So, what we most usually term “reality” is, as it turns out, simply another dream, an imagining and a somewhat limited one at that. In the end, reality and imagination, Mind and stories cannot be separated. Painted cakes do feed our hunger. Not only are they not two, they are not even one: “In other words, myth is reality and reality myth. Dogen did not believe . . . in a dualism between reality and myth . . . rather his purport was to clarify, purify, and reinforce myth — that is, Buddha-nature — in order to see and touch reality as it was.” (Hee-Jin Kim, Eihei Dogen: Mystical Realist

Again, to repeat Dogen himself:

If you say the painting is not real, then the material phenomenal world is not real, the Dharma is not real. Unsurpassed enlightenment is a painting. The entire phenomenal universe and the empty sky are nothing but a painting. Since this is so, there is no remedy for satisfying hunger other than a painted rice cake. Without painted hunger you never become a true person.

One of the central koans (literally “public record”) in the venerable Mumonkan (Gateless Gate or Gateless Barrier) collection of koans and commentaries by the early thirteenth century Chinese Zen Master Mumon (Wu-men) is its second case, that of “Hyakujo’s (Pai-chang’s) Fox.” The case itself is essentially a folktale about karma and essential nature in which a head priest is reborn 500 lifetimes as a fox. Wu-men’s pithy comment on the case ends, “If you have the eye to see through this you will appreciate how the former head of the monastery enjoyed his five hundred happy blessed lives as a fox.”

Here Mumon might be making a sly reference to jataka tales – stories of the Buddha’s former births, often in animal form. In the jataka tradition, the Buddha himself lives (essentially) five hundred past lives, before stepping forward and making his final, total effort to embody the Way, thereby becoming Shakyamuni, the Buddha of our own historic period. Mumon’s reference touches an interesting and classic point —were any of those 500 previous lives any less “Buddha”? The Zen question here is — are any of our lives now?

The voice of a mythic, deeply imaginative Zen runs like quicksilver through the koans, turning back and forth on fundamental points of karma and essential nature. And behind that, lie pointers to the Buddha’s past lives as brought to life through the Dharma folklore of the jatakas, little paintings, snapshots of moments on the Way, all part of the traditional context of Buddhist practice and aspiration. They show the Buddha painting his own picture of Buddha, an enso portrait, with the brush and ink of countless kalpas of sustained and dedicated practice.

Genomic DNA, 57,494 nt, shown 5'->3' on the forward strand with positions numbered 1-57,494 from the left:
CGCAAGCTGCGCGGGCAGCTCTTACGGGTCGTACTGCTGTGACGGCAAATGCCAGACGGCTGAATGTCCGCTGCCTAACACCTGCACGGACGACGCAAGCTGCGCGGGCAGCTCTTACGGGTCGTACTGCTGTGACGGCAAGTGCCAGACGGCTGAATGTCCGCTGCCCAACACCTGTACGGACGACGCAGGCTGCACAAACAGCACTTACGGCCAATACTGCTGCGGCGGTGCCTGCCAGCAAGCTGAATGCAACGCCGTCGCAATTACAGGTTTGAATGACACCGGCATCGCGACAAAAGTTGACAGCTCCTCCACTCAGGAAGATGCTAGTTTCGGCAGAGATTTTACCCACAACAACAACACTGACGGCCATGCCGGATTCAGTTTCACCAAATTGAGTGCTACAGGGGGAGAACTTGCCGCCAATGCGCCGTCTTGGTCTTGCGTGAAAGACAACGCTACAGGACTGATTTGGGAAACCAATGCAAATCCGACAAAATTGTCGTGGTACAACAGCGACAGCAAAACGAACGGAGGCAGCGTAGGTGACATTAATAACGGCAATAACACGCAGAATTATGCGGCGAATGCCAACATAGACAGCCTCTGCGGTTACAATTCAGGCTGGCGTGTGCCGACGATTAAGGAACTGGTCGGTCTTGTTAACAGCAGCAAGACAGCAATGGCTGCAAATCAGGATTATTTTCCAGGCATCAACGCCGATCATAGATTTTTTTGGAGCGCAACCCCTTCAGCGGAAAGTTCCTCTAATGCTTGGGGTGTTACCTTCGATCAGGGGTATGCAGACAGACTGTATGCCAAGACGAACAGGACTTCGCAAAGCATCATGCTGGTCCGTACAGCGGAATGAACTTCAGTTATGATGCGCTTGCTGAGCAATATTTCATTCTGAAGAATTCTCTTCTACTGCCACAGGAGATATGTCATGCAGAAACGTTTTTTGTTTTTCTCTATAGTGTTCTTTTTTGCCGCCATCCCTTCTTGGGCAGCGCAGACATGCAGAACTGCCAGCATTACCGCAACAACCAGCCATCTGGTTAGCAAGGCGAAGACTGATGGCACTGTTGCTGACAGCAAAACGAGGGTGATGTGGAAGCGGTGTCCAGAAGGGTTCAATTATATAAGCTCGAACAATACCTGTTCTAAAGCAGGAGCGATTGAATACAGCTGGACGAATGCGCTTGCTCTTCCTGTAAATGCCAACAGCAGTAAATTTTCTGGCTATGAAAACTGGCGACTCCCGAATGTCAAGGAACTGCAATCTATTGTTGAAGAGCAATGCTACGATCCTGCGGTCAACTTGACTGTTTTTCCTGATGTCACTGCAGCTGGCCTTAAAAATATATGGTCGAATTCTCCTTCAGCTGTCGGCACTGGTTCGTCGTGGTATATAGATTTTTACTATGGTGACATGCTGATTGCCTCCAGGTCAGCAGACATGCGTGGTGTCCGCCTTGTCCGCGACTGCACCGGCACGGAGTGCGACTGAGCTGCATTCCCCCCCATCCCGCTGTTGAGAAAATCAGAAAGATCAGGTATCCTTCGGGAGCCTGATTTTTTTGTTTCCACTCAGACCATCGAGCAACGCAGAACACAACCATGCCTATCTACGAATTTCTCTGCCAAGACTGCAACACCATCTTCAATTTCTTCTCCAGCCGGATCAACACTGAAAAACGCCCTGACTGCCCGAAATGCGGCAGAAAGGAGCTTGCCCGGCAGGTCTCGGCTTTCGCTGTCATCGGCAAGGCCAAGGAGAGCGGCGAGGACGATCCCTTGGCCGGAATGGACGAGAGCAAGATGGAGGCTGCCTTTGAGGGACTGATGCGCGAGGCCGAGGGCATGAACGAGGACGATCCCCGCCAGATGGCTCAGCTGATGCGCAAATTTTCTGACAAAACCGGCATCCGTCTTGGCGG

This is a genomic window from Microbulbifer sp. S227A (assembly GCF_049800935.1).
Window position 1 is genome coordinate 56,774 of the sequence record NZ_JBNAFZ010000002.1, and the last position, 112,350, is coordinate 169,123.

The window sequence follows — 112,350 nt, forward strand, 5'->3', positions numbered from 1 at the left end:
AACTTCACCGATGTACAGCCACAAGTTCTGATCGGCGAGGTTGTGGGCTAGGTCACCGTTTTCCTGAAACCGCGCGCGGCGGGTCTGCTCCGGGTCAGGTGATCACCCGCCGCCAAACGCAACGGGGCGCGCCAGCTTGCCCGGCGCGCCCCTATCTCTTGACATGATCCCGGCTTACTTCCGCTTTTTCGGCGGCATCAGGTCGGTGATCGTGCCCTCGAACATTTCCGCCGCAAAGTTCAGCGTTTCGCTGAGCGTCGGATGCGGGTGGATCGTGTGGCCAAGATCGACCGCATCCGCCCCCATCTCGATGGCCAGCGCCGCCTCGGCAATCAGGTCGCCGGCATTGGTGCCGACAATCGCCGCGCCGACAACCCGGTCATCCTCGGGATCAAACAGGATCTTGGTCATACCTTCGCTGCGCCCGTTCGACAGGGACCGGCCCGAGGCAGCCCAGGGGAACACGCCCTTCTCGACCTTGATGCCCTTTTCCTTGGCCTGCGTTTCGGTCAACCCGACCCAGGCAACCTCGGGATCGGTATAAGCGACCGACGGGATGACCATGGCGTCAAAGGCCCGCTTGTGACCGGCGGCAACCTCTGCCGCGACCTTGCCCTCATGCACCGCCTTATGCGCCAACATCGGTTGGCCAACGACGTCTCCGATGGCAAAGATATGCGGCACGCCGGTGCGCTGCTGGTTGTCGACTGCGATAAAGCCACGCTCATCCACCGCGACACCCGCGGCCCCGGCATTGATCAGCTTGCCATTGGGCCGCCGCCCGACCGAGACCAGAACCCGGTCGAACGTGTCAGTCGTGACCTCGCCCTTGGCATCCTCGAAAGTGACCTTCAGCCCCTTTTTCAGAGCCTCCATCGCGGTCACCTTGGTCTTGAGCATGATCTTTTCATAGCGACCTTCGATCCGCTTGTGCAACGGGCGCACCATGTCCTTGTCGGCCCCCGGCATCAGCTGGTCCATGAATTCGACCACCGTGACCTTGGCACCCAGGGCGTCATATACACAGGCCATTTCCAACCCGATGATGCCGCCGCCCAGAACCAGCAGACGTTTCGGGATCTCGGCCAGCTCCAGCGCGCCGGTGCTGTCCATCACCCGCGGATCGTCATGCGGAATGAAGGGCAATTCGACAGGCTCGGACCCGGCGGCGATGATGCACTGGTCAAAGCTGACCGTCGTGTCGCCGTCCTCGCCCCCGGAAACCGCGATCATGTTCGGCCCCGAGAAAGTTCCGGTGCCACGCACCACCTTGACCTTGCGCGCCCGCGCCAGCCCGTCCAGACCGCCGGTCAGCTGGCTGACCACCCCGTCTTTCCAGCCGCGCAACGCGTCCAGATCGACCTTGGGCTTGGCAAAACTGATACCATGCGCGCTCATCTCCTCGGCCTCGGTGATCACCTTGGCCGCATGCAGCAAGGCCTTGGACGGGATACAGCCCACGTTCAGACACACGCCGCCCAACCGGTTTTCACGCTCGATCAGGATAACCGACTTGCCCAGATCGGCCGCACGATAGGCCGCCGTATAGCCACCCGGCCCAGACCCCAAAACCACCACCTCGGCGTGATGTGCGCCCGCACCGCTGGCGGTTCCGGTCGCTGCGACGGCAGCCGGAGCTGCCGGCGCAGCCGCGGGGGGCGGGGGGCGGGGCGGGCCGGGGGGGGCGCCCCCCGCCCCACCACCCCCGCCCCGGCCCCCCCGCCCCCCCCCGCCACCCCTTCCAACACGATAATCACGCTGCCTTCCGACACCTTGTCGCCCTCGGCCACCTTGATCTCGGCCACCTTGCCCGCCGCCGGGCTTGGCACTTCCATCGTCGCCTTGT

Ariya Martin, Teeny Tower # 3, archival pigment print, 34x22", 2010

In Ariya Martin’s Teeny Towers one surface meets another in a clambering balancing act of daily aspirations. Containers at a modest bathroom sink - familiar to our hands in weight and shape and barcoded - summon grand triumphs in small daily actions.  Intimate, domestic spaces are the scene of our own placing, where we often contemplate our actions in more administered spaces.  Here, the symbolic imagination has been invited into the measured placement of one thing atop another in the midst of precarious life.

Ariya Martin is the daughter of Rafe Martin, a nice review of these photographs can be found at her website here.  Martin received her MFA in imaging arts-fine art photography from Rochester Institute of technology. She moved to New Orleans in 2006 to put her photography skills to use as instructor and co-director of The New Orleans Kid Camera Project (a project of One Bird), the non-profit organization she co-founded. For the past two years she has been teaching photography as adjunct faculty at University of New Orleans, where she currently is the Artist in Residence.

Rafe Martin is an award winning, internationally known author and storyteller whose work has been featured in Time, Newsweek, and USA Today. He has been a featured teller at the National Storytelling Festival, the International Storytelling Center, and the Joseph Campbell Festival of Myth and Story among many others, and is a recipient of the prestigious Empire State Award. He was Roshi Philip Kapleau’s chosen editor for his own final books, and is also a fully ordained lay Zen practioner, with many years of Zen practice and study. Among his many books are The Hungry Tigress: Buddhist Myths, Legends, and Jataka Tales. The Banyan Deer: A Parable of Courage and Compassion, and available on September 28th, Endless Path: Awakening Within the Buddhist Imagination – Zen Practice, Daily Life, and the Jataka Tales.